WASHINGTON — While largely agreeing with the Defense Department’s more proactive approach to cyberspace in the last few years, President Joe Biden’s nominee for the No. 2 spot at the Pentagon has key questions about the defend forward concept.

“I am supportive of the approach. I think, if confirmed, what I would like to understand better is exactly how the authorities are being executed, what kind of oversight is involved, how we are consulting with allies and partners, whose systems we might operate on,” said Kathleen Hicks at her deputy defense secretary confirmation hearing Feb. 2 before the Senate Armed Services Committee.

The DoD’s 2018 cybersecurity strategy charges U.S. Cyber Command to defend forward in cyberspace by getting as close to adversaries as possible to see what they’re planning, so the department can take action or inform others to prepare.

The approach is a response to continued adversary activity in cyberspace under the threshold of armed conflict that undermines national security.

Hicks recognized that the U.S. has been forced to become more forward leaning in its posture.

“China and Russia’s malicious cyber campaigns seek to diminish U.S. military advantages and economic security. The department must be proactive to understand an adversary’s cyber operations and capabilities,” Hicks wrote in a prehearing questionnaire. “It must ensure we have better defenses against those capabilities, and when necessary, take action to disrupt an adversary’s malicious activities. The department should work with U.S. interagency, industry and international partners to counter adversary cyber actors.”

To prevent and deter these types of malicious activity, within which Hicks included the recent government hack attributed to Russia, the U.S. government must be “living in systems” to provide warnings and the indicators of a potential imminent attack.

She wants to work with Congress to ensure the right authorities to conduct these operations are in place so that DoD can perform its mission effectively, she noted.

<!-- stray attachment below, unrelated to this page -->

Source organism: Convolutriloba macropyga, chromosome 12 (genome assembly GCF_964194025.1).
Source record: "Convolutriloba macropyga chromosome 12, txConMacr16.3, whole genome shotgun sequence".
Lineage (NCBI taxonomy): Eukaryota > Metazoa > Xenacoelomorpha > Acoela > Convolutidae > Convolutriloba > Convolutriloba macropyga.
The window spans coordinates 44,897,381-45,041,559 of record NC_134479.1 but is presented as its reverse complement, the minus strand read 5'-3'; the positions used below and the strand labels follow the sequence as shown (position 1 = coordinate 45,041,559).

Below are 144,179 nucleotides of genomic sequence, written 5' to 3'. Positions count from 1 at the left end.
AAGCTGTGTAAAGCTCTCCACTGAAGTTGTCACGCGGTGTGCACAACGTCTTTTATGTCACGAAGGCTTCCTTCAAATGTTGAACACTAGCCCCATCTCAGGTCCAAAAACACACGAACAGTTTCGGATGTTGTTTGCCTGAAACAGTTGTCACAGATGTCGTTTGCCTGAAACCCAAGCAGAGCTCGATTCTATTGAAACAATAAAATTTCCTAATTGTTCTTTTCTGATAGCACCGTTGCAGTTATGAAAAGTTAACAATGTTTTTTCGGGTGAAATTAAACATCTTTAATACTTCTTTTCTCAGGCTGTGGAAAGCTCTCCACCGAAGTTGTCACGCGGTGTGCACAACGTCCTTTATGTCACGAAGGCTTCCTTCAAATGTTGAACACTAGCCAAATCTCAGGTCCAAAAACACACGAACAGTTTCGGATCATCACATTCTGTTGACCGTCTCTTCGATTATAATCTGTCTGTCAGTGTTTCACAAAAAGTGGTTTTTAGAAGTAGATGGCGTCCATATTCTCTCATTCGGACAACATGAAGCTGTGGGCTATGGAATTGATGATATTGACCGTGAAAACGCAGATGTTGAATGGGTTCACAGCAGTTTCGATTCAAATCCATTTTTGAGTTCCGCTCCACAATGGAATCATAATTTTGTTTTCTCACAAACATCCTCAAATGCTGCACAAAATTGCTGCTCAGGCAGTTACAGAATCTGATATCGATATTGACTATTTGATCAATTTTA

Secretary of Defense Lloyd Austin also supported the paradigm shift in his confirmation hearing last month.

What to do about Cyber Command and NSA?

Hicks was also asked to weigh in on the decade-long debate surrounding splitting Cyber Command and NSA.

At the time of its creation, it made sense to create a dual-hat arrangement in which Cyber Command and NSA shared a leader, personnel, expertise and infrastructure to help the command grow.

While she offered no “disposition of the dual-hat arrangement,” she said Cyber Command is not mature enough to make an immediate split wise.

While thought to be temporary, officials at Cyber Command and even members of Congress in recent years have spoken about the benefits such an arrangement affords.

“I had originally come in thinking that it would be appropriate to split them up rather quickly. I’ve changed my mind,” Sen. Mike Rounds, R-South Dakota, who chairs the Cybersecurity Subcommittee, said during Hicks’ hearing. “I think that the dual hat with the unity of command it provides is working very well for the current and likely for future CYBERCOM commander and separating the two organizations could create some real problems with regard to the assets that would have to be acquired in addition to what we have today.”

At the same time, many experts outside government are voicing opposition to the continued arrangement.

“I’ll go so far as to say it’s almost un-American to have that much power in one place,” said Jay Healey, senior research scholar the School for International and Public Affairs at Columbia University, during a Jan. 29 webinar hosted by the Hoover Institution. “If you say, well that’s more efficient, well so is tyranny. We set up our system of government to not give too much power in one place.”

Mark Pomerleau is a reporter for C4ISRNET, covering information warfare and cyberspace.

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